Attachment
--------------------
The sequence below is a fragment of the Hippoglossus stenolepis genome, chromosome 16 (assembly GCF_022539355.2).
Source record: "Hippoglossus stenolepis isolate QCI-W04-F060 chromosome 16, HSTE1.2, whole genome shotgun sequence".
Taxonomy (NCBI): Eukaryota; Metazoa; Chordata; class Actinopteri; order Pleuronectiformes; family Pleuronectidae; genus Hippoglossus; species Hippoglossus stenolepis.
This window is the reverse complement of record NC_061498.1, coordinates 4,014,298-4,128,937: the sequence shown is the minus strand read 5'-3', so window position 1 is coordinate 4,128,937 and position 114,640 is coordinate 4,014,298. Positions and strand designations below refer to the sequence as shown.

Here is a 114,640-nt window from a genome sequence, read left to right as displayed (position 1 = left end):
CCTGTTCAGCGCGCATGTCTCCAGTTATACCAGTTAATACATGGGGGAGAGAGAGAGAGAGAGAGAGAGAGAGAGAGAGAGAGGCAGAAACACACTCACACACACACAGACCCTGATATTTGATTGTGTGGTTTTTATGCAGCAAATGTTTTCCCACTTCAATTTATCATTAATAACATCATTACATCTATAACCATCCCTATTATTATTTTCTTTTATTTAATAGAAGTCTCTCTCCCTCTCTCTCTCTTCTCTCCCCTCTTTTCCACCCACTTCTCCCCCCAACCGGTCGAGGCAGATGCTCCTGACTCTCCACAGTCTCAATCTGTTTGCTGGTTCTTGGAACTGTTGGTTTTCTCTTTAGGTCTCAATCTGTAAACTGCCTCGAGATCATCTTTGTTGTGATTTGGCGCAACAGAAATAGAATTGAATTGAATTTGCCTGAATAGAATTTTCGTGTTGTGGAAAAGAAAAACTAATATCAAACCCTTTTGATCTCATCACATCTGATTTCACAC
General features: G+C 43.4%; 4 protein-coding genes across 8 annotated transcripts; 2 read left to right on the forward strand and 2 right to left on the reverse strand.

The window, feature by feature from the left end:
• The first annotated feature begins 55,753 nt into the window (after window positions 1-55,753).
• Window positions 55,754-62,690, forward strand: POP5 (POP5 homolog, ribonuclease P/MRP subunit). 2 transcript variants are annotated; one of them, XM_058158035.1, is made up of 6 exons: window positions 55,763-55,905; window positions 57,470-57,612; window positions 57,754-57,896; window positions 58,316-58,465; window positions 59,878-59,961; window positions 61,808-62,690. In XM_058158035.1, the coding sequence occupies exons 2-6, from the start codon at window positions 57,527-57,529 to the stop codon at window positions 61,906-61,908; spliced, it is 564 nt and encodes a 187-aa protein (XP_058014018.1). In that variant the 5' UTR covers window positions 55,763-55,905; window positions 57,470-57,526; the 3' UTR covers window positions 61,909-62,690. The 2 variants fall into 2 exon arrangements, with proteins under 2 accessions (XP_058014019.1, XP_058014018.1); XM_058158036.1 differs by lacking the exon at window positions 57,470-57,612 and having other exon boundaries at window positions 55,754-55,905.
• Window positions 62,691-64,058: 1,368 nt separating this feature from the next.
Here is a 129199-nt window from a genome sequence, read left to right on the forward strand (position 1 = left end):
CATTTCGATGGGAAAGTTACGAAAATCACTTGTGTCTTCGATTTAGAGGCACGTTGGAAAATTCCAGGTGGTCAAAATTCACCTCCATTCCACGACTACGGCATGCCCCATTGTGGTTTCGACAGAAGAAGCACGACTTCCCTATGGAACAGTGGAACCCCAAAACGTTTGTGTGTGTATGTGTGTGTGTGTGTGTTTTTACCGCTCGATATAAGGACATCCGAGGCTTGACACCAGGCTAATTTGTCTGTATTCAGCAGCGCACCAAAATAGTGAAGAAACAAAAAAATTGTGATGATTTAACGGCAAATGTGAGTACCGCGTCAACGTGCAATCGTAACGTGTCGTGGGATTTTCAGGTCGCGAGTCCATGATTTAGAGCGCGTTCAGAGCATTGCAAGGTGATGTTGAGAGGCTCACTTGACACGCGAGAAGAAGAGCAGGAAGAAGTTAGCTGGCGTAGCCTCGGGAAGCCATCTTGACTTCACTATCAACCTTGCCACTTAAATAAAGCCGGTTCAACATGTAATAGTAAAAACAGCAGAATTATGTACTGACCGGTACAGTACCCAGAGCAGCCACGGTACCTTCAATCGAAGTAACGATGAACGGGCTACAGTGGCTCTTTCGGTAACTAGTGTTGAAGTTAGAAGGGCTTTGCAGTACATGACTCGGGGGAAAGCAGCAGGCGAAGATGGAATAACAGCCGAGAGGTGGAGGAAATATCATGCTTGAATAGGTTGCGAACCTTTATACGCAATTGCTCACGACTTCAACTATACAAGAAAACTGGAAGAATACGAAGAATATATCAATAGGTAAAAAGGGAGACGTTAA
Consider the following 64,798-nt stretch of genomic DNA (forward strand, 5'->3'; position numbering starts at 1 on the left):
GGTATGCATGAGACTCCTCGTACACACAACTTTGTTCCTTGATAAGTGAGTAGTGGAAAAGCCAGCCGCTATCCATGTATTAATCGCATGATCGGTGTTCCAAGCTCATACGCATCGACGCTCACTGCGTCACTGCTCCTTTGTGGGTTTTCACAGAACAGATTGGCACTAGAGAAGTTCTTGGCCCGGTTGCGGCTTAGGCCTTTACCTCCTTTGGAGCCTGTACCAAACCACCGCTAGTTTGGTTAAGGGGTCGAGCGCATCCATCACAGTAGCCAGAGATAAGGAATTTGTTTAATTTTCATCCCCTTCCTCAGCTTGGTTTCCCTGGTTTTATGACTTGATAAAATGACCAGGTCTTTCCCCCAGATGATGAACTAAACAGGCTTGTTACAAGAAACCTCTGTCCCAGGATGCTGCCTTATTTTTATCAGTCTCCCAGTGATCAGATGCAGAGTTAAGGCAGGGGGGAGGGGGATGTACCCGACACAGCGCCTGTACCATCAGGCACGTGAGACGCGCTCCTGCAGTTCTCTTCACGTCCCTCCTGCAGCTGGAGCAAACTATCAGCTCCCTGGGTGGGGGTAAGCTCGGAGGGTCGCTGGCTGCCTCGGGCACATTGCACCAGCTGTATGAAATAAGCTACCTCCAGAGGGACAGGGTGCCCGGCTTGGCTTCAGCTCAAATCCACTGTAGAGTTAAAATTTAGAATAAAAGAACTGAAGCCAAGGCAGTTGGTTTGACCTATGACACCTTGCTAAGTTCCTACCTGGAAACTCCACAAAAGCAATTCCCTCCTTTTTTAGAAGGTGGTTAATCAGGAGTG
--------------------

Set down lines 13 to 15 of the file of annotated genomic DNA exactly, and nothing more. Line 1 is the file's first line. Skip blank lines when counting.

CATTTCGATGGGAAAGTTACGAAAATCACTTGTGTCTTCGATTTAGAGGCACGTTGGAAAATTCCAGGTGGTCAAAATTCACCTCCATTCCACGACTACGGCATGCCCCATTGTGGTTTCGACAGAAGAAGCACGACTTCCCTATGGAACAGTGGAACCCCAAAACGTTTGTGTGTGTATGTGTGTGTGTGTGTGTTTTTACCGCTCGATATAAGGACATCCGAGGCTTGACACCAGGCTAATTTGTCTGTATTCAGCAGCGCACCAAAATAGTGAAGAAACAAAAAAATTGTGATGATTTAACGGCAAATGTGAGTACCGCGTCAACGTGCAATCGTAACGTGTCGTGGGATTTTCAGGTCGCGAGTCCATGATTTAGAGCGCGTTCAGAGCATTGCAAGGTGATGTTGAGAGGCTCACTTGACACGCGAGAAGAAGAGCAGGAAGAAGTTAGCTGGCGTAGCCTCGGGAAGCCATCTTGACTTCACTATCAACCTTGCCACTTAAATAAAGCCGGTTCAACATGTAATAGTAAAAACAGCAGAATTATGTACTGACCGGTACAGTACCCAGAGCAGCCACGGTACCTTCAATCGAAGTAACGATGAACGGGCTACAGTGGCTCTTTCGGTAACTAGTGTTGAAGTTAGAAGGGCTTTGCAGTACATGACTCGGGGGAAAGCAGCAGGCGAAGATGGAATAACAGCCGAGAGGTGGAGGAAATATCATGCTTGAATAGGTTGCGAACCTTTATACGCAATTGCTCACGACTTCAACTATACAAGAAAACTGGAAGAATACGAAGAATATATCAATAGGTAAAAAGGGAGACGTTAA
Consider the following 64,798-nt stretch of genomic DNA (forward strand, 5'->3'; position numbering starts at 1 on the left):
GGTATGCATGAGACTCCTCGTACACACAACTTTGTTCCTTGATAAGTGAGTAGTGGAAAAGCCAGCCGCTATCCATGTATTAATCGCATGATCGGTGTTCCAAGCTCATACGCATCGACGCTCACTGCGTCACTGCTCCTTTGTGGGTTTTCACAGAACAGATTGGCACTAGAGAAGTTCTTGGCCCGGTTGCGGCTTAGGCCTTTACCTCCTTTGGAGCCTGTACCAAACCACCGCTAGTTTGGTTAAGGGGTCGAGCGCATCCATCACAGTAGCCAGAGATAAGGAATTTGTTTAATTTTCATCCCCTTCCTCAGCTTGGTTTCCCTGGTTTTATGACTTGATAAAATGACCAGGTCTTTCCCCCAGATGATGAACTAAACAGGCTTGTTACAAGAAACCTCTGTCCCAGGATGCTGCCTTATTTTTATCAGTCTCCCAGTGATCAGATGCAGAGTTAAGGCAGGGGGGAGGGGGATGTACCCGACACAGCGCCTGTACCATCAGGCACGTGAGACGCGCTCCTGCAGTTCTCTTCACGTCCCTCCTGCAGCTGGAGCAAACTATCAGCTCCCTGGGTGGGGGTAAGCTCGGAGGGTCGCTGGCTGCCTCGGGCACATTGCACCAGCTGTATGAAATAAGCTACCTCCAGAGGGACAGGGTGCCCGGCTTGGCTTCAGCTCAAATCCACTGTAGAGTTAAAATTTAGAATAAAAGAACTGAAGCCAAGGCAGTTGGTTTGACCTATGACACCTTGCTAAGTTCCTACCTGGAAACTCCACAAAAGCAATTCCCTCCTTTTTTAGAAGGTGGTTAATCAGGAGTG